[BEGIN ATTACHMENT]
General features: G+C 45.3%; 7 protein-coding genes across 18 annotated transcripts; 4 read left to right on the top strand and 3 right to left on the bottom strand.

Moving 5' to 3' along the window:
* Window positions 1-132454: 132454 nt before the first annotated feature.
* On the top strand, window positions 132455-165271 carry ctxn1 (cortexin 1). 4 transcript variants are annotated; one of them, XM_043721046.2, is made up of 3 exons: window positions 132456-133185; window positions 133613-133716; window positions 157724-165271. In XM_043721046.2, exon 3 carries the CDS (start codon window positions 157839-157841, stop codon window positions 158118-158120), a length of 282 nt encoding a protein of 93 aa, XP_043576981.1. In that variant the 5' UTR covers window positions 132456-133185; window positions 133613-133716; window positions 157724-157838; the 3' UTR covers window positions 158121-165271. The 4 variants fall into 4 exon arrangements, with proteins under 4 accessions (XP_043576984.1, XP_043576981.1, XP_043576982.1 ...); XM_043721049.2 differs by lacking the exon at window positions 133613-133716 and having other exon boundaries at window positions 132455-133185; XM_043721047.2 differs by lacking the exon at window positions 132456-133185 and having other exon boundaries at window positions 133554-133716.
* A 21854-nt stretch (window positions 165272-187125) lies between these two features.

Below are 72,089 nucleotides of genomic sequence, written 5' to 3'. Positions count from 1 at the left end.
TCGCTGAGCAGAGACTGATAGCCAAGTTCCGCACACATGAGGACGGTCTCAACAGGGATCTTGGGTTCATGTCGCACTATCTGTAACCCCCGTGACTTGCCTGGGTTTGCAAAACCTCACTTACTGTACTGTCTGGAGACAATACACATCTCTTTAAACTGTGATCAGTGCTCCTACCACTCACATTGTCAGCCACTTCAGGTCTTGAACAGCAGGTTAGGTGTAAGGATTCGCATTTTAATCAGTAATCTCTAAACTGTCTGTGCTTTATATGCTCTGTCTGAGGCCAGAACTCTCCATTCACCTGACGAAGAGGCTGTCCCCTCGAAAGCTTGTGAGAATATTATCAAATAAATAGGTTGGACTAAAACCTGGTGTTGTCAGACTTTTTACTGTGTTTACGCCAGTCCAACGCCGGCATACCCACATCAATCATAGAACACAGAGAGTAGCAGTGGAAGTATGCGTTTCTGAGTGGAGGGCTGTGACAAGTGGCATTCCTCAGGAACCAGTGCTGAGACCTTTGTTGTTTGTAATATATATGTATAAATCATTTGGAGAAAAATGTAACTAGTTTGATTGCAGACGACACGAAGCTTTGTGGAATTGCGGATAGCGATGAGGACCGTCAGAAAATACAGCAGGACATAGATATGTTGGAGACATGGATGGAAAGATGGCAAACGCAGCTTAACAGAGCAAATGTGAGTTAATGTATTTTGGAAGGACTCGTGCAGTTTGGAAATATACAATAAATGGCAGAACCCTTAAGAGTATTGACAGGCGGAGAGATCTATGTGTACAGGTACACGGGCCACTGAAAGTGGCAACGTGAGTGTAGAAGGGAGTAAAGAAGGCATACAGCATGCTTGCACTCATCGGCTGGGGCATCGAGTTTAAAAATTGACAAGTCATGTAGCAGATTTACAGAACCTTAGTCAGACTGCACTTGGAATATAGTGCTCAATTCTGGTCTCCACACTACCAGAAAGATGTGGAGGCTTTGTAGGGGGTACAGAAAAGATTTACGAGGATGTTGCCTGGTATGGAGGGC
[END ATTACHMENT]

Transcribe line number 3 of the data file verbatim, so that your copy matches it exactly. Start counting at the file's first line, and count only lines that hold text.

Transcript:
* Window positions 1-132454: 132454 nt before the first annotated feature.